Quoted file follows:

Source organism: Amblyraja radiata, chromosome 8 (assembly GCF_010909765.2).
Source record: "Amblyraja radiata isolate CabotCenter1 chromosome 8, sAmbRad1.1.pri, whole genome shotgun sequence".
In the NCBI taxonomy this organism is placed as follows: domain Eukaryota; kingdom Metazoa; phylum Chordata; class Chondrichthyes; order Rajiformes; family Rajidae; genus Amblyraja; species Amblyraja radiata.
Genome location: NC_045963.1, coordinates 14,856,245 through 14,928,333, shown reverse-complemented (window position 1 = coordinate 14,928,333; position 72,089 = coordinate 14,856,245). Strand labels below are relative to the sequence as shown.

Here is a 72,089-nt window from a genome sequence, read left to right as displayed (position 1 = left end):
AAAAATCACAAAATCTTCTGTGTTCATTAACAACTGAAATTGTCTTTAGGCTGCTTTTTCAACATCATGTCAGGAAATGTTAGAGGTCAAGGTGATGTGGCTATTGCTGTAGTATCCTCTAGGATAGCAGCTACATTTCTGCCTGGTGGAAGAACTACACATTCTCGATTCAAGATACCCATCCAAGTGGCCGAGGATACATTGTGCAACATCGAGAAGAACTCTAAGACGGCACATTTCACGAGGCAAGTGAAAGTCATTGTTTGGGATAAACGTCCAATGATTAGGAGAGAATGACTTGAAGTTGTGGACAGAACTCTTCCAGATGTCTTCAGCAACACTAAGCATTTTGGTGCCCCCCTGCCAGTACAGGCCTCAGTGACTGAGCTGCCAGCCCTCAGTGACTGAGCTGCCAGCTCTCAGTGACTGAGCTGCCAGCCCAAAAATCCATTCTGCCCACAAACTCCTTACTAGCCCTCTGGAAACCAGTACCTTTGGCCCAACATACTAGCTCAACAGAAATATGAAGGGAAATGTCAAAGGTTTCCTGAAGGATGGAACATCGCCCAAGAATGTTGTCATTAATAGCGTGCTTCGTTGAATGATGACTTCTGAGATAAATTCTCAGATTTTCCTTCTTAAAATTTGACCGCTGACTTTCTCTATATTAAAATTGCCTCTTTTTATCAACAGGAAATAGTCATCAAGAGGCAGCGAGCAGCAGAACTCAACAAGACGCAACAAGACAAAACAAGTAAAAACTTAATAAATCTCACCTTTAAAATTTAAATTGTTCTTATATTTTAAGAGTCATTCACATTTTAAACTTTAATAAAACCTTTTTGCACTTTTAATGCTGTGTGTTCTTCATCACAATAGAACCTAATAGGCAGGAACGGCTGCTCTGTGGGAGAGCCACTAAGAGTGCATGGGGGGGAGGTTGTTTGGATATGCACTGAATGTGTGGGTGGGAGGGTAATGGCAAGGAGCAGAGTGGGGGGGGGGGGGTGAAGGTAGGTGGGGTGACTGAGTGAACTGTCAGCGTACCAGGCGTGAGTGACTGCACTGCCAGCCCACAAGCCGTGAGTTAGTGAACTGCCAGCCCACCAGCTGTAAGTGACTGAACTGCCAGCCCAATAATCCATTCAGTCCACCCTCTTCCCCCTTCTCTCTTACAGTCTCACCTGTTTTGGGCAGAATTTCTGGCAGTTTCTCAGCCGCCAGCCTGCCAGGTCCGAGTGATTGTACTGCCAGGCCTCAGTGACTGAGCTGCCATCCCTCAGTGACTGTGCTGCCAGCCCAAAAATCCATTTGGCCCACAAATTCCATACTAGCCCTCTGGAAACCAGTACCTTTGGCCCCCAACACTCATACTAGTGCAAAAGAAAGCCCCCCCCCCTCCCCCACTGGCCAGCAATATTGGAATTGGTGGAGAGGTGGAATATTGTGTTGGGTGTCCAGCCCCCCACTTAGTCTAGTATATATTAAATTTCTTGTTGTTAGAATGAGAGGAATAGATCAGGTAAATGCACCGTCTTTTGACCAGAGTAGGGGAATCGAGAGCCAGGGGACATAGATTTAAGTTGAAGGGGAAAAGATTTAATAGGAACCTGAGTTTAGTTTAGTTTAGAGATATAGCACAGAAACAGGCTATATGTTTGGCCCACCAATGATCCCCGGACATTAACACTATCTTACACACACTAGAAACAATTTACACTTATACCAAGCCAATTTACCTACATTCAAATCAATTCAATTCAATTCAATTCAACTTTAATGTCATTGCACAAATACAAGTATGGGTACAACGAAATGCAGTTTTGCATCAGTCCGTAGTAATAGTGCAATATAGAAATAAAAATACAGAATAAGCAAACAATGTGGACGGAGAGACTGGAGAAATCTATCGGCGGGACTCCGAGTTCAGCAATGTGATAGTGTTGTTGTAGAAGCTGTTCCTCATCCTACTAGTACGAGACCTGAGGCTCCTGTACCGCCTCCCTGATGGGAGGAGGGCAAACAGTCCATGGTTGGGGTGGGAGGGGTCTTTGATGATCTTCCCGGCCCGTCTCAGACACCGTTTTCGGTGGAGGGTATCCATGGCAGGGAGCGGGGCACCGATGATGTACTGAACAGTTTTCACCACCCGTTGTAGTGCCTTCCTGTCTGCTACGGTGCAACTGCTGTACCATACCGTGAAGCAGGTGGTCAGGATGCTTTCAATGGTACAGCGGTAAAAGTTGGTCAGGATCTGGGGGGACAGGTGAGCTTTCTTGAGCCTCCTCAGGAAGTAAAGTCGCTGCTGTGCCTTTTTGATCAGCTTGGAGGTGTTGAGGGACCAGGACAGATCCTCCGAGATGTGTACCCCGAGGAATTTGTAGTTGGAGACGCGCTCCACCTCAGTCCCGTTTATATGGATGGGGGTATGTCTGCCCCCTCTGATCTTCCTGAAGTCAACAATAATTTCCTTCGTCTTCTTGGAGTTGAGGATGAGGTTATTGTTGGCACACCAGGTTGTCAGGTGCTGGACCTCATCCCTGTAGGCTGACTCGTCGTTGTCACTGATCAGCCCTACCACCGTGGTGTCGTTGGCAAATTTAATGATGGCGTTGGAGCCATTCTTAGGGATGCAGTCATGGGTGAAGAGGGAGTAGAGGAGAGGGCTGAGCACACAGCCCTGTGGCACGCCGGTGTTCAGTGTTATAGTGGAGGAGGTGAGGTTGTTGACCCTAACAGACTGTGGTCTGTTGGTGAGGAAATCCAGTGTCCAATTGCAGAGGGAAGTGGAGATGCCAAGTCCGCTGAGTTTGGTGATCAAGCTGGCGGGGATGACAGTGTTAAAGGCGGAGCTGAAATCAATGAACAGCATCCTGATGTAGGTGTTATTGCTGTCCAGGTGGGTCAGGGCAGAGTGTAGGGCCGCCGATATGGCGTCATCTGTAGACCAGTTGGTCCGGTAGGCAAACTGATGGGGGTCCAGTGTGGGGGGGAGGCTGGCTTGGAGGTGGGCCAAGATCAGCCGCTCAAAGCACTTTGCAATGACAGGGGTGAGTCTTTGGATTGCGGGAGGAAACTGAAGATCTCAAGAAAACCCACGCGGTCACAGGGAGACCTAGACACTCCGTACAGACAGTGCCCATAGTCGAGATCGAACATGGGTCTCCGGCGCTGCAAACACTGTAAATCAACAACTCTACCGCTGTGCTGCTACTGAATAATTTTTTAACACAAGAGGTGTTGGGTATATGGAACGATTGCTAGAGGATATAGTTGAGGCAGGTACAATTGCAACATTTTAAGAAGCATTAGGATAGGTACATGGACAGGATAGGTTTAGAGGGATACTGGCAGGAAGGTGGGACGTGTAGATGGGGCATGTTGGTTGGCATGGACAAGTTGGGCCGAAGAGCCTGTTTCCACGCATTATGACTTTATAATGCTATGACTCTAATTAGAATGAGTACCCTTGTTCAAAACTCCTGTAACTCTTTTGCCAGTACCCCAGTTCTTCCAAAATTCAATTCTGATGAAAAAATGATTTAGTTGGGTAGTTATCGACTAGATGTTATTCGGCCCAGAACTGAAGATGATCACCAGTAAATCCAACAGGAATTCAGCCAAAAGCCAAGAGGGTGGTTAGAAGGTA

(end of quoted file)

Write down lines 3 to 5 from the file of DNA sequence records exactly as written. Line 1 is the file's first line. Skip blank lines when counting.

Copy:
In the NCBI taxonomy this organism is placed as follows: domain Eukaryota; kingdom Metazoa; phylum Chordata; class Chondrichthyes; order Rajiformes; family Rajidae; genus Amblyraja; species Amblyraja radiata.
Genome location: NC_045963.1, coordinates 14,856,245 through 14,928,333, shown reverse-complemented (window position 1 = coordinate 14,928,333; position 72,089 = coordinate 14,856,245). Strand labels below are relative to the sequence as shown.

Here is a 72,089-nt window from a genome sequence, read left to right as displayed (position 1 = left end):